Baltimore Sun: Former Baltimore mayors oppose government restructuring proposals introduced by the likely next mayor

By Talia Richman
Sept. 21, 2020

A panel of Baltimore’s former mayors spoke out against two proposals to restructure local government, both of which have been championed by the Democratic nominee for the city’s top job.

Former mayors Kurt Schmoke, Martin O’Malley, Sheila Dixon and Stephanie Rawlings-Blake joined the Greater Baltimore Committee Sept. 21 for a virtual panel to discuss what they learned during their tenures.

They were asked about two bills proposed by City Council President Brandon Scott, who is heavily favored to be the city’s next mayor after November’s general election. One would shrink the size of the city’s powerful spending panel and the other would install a city administrator to serve alongside the mayor and oversee day-to-day operations.

“I would not be in favor of either of those two proposals,” said O’Malley, who served as mayor between 1999 and 2007, before leaving for the governor’s mansion. “We should not lightly throw out the strong-mayor system we have.”

Schmoke, now the University of Baltimore president, said he’s been urging mayoral candidates to “please focus on the people in government, not the structure of government.”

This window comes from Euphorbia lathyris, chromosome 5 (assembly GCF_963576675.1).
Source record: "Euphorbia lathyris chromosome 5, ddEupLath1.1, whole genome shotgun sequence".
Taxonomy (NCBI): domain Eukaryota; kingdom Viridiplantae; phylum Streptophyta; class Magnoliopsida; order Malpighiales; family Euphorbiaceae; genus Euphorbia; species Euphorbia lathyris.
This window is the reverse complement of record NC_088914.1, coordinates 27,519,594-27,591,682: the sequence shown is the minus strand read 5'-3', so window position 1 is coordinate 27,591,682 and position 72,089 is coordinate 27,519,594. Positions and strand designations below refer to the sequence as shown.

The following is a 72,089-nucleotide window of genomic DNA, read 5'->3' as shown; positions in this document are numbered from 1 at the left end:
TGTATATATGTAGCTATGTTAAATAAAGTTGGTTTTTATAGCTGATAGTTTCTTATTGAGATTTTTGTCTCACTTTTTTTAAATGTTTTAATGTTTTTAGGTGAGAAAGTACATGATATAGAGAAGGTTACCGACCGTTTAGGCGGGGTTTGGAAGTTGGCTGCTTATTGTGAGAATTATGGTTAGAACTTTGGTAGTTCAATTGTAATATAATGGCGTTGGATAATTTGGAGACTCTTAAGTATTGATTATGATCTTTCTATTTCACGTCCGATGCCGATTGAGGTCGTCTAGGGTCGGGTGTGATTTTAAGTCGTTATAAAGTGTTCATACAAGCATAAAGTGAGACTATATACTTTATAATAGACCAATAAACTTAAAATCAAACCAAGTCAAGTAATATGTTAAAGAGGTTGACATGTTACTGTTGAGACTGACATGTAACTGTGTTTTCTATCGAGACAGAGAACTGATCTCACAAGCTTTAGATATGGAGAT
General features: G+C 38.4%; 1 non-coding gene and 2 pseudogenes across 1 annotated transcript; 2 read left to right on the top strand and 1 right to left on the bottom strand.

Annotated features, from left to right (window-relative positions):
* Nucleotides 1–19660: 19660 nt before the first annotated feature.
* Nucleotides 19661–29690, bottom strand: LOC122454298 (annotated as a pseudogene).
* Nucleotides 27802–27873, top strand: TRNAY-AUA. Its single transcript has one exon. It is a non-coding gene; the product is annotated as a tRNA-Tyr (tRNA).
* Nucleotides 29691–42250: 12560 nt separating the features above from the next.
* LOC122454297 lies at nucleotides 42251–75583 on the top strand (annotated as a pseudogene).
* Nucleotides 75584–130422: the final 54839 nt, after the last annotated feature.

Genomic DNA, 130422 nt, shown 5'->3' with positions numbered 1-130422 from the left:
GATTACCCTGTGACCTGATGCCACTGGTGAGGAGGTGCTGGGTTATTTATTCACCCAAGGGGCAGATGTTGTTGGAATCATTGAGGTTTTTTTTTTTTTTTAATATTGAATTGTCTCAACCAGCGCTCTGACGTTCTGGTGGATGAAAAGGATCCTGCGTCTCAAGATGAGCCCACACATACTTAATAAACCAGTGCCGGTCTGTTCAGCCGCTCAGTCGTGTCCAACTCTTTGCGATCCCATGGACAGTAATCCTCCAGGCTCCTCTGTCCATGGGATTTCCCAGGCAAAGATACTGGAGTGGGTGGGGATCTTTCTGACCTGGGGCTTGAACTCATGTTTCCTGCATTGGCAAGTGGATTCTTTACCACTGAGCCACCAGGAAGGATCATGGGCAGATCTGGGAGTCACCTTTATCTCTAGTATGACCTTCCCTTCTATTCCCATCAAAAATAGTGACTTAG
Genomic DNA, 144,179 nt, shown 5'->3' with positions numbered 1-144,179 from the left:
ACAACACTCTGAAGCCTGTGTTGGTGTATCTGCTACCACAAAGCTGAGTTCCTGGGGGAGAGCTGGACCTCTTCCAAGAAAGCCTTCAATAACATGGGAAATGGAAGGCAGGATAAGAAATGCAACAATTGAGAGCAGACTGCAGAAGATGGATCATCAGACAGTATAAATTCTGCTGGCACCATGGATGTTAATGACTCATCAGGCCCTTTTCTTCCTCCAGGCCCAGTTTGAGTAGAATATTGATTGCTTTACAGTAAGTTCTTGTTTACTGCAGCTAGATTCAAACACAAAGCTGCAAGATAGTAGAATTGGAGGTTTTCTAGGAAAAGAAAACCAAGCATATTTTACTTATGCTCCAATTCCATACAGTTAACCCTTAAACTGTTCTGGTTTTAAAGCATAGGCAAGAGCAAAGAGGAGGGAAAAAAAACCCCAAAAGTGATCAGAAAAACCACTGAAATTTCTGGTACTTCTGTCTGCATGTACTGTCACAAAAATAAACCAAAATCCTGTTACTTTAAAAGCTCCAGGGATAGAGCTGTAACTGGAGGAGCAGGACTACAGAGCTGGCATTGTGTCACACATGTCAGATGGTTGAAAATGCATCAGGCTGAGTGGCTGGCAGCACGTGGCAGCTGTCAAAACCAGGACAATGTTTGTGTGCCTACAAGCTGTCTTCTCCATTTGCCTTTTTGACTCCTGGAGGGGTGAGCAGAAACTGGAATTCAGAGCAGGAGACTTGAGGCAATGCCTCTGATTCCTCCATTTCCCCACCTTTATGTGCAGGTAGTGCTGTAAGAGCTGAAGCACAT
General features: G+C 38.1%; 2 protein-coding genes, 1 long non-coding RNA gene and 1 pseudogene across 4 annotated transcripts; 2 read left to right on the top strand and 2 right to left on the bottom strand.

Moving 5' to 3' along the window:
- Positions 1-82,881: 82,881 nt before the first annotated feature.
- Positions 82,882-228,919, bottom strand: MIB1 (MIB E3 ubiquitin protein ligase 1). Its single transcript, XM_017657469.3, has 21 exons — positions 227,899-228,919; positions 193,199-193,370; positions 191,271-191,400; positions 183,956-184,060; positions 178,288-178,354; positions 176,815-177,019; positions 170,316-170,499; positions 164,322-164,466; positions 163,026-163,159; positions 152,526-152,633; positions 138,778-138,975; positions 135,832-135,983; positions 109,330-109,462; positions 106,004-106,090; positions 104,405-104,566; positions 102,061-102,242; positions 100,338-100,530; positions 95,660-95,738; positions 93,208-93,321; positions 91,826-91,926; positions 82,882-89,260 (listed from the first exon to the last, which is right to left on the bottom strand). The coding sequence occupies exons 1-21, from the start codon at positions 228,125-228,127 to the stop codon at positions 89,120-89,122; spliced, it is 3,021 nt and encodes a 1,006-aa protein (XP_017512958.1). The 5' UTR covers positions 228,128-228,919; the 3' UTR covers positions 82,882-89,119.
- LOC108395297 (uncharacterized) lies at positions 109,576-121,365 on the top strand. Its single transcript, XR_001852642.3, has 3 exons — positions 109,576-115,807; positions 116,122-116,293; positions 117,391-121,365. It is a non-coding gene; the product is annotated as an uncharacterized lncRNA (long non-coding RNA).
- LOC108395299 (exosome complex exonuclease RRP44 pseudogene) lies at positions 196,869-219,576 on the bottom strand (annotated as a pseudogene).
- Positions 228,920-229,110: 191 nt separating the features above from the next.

“I don’t believe it’s the structure that creates inefficiencies or corruption, it’s the particular individuals you have in government,” he said.

Dixon, who ran against Scott in the Democratic primary, said shrinking the Board of Estimates would make city business drag on and become more politicized.

The four mayors also shared reflections from their tenures and offered advice for the city’s next leader. They preached the importance of hiring good people, of being decisive — and of finding time to exercise.

Schmoke said he realized early on that he could “win elections without the business community, but I can’t govern without the business community.”

“That’s truer now,” he said. “So many of the problems that the city faces have to be dealt with through public-private partnerships.”

They all agreed that tackling violent crime and the homicide rate is paramount.

Still, they said the next mayor is facing challenges they could not have imagined.

“There’s no mayor that will be taking office or is currently taking office that is operating in a world that us on this screen have operated in,” Rawlings-Blake said. “The pandemic has changed everything.”

To read the complete story, visit the Baltimore Sun website.

Source: Baltimore Sun

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